Friday, May 7, 2010

Shakshuka (sort of)

I love eggs. I really do. We eat them for dinner at least once a week, and I have them for breakfast or lunch probably three times a week. I love them. They are a resourceful cook's go-to base, you know? Oh shoot, I have all these vegetables and cheese and am out of crackers and meat - let's make an omelette! Must use up that frozen pie crust and spinach - let's make quiche! Forgot to buy tortillas for enchiladas - sounds like a night for chilaquiles! Et cetera.

So imagine my glee when I found this recipe, which offered a whole new world of dinner possibilities: poaching eggs in sauce!? I had never thought to do that. Likely because I'd never before poached eggs period, let alone in sauce.

And then it got better and better, because I found delicious canned organic San Marzano tomatoes, which I didn't expect to find, and then I got to crush them with my hands, which made me feel v. fancy-meets-in-the-kitchen-trenches. This recipe is super easy, super quick, super cheap, and then - boom! - it ends up colorful, beautiful, and absolutely delicious.

The choice to use ricotta rather than the more traditional (and more decidedly Middle Eastern) crumbled feta in this recipe was more accidental than innovative. I was committed to keeping this inexpensive, and often that is best accomplished by using up what is in your refrigerator. I had ricotta. I love ricotta. It melted nicely and seeped into the eggs, making the dish, I suspect, a bit creamier than the versions on which it's based. And frankly, I think any cheese would work. What doesn't go with eggs, tomato sauce, and little spice, eh?

Adapted from Smitten Kitchen > Saveur
Serves 4 to 6

2 tablespoons olive oil
2 tablespoons butter
3 jalapeños, stemmed, seeded, and finely chopped
1/4 teaspoon red chili flakes (optional, for extra kick; alternatively throw in another jalapeño)
1 small yellow onion, chopped
5 cloves garlic, thinly sliced
1 teaspoon ground cumin
1 tablespoon paprika
1 28-ounce can whole peeled tomatoes, undrained
Salt and pepper, to taste
6 eggs (or 5 if, say, you only have 5)
4 ounces ricotta cheese
1 tablespoon chopped parsley (optional)
Warm pitas, for serving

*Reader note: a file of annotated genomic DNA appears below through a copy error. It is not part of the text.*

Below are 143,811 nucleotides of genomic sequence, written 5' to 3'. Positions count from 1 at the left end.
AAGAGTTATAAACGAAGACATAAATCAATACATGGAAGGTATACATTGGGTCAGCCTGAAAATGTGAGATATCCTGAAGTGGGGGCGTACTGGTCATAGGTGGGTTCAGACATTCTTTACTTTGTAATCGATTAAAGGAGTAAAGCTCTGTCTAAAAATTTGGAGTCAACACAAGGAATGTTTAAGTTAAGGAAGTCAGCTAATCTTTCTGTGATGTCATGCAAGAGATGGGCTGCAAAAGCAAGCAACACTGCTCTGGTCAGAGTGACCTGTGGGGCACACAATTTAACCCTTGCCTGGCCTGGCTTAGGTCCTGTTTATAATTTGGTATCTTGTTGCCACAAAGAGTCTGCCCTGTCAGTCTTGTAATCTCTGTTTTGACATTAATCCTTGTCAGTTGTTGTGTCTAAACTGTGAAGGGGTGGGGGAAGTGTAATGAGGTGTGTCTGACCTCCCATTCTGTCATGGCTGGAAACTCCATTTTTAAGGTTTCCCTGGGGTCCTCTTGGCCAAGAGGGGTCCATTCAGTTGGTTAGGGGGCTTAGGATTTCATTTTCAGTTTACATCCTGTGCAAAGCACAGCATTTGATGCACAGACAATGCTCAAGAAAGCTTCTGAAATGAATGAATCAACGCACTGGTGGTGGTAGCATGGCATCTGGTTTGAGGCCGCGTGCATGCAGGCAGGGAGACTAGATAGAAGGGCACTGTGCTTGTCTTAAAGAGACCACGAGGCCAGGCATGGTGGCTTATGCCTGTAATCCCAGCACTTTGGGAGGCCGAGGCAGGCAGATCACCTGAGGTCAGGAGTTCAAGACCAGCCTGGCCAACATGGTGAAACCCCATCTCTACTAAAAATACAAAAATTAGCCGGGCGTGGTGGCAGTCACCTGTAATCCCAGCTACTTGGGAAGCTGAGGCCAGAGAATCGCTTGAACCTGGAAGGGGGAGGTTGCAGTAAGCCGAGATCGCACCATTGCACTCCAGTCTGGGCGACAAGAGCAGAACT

Heat oil and butter in a 12-inch skillet over medium-high heat. Add jalapeños and onions and cook, stirring occasionally, until soft, fragrant, and starting to brown, about 6 minutes. Add garlic, red chili flakes, cumin, and paprika, and cook, stirring frequently, until garlic is soft, about 2 more minutes.

Put tomatoes and their liquid into a medium bowl and crush with your hands (this part is fun!). Add crushed tomatoes and their liquid to skillet along with 1/2 cup water, reduce heat to medium, and simmer, stirring occasionally, until thickened slightly, about 10 minutes. Season sauce with salt.

Have your eggs and ricotta ready to go. Gently crack eggs over sauce so that eggs are evenly distributed across sauce’s surface. Add tablespoon-sized dollops of the ricotta cheese around the eggs. Cover skillet and cook until yolks are just set, about 3 minutes. Using a spoon, baste the whites of the eggs with tomato mixture, being careful not to disturb the yolk. Sprinkle shakshuka with parsley and serve with pitas, for dipping.

Note: Deb from Smitten Kitchen, in her comments section, suggests that, if you are serving only 1 or 2 people, making the sauce with less eggs for the first go and then reheating the sauce on the stove later and adding eggs is the best way to enjoy this dish as leftovers. If you only like your eggs soft-poached, then follow this advice. I, however, cooked the whole thing and microwaved the leftovers the next day. The eggs ended up hard, but I like hard-cooked eggs, especially when they have been marinating overnight in a spicy red sauce, and found it quite lovely.


  1. This is very much like an Italian dish called eggs in purgatory (those witty Italian Catholics!) where the eggs are cooked in a tomato sauce.

    I think it looks wonderful! I might have to try this with everything.

    Our house is going through a put-a-fried-egg-on-top-of-everything-phase. Delicious!

    Also, this might be a delicious addition to one of your brunch parties?

  2. I love you for loving eggs. I did not know this about you.

    So I only get eggs from Glaum Egg Ranch by your parents house (the best), and sometimes I get embarrassed by how often we are there, getting more eggs. Because every visit means ONE WHOLE FLAT of eggs, and yet we eat so many eggs that we go through them so quickly that there are days I've SERIOUSLY considered just biting the bullet and buying two flats at a time. And then I get scared about storing them in our smaller fridge, so I refrain. But one time the lady who runs the egg stand greeted me with, "Oh. You're back", and I was like, "Eggs are cheap and delicious, what can I say?"

  3. Ooh, I saw this recipe on SK and had it on my list to try. (P.S. I am at home with plumber, not squandering your tax dollars by surfing the web.)

  4. Great recipe! I made last night- perfect food for a rainy damp night. Thanks!

  5. Alicia: Italians really ARE the most clever. Like they call calamari-shaped pasta calamarata. And I love that. I had not thought to do this for brunch. Thank you!

    Nicole: Let's go to Glaum Hill Ranch together sometime. Maybe we could even walk from 205 View Court.

    Beth: Have you tried it yet? You will love it. And... um... at home with the "plumber", eh? I won't tell anyone.

    Aubrey: I'm so glad you liked it! It really is perfect for a cold rainy night. Well said!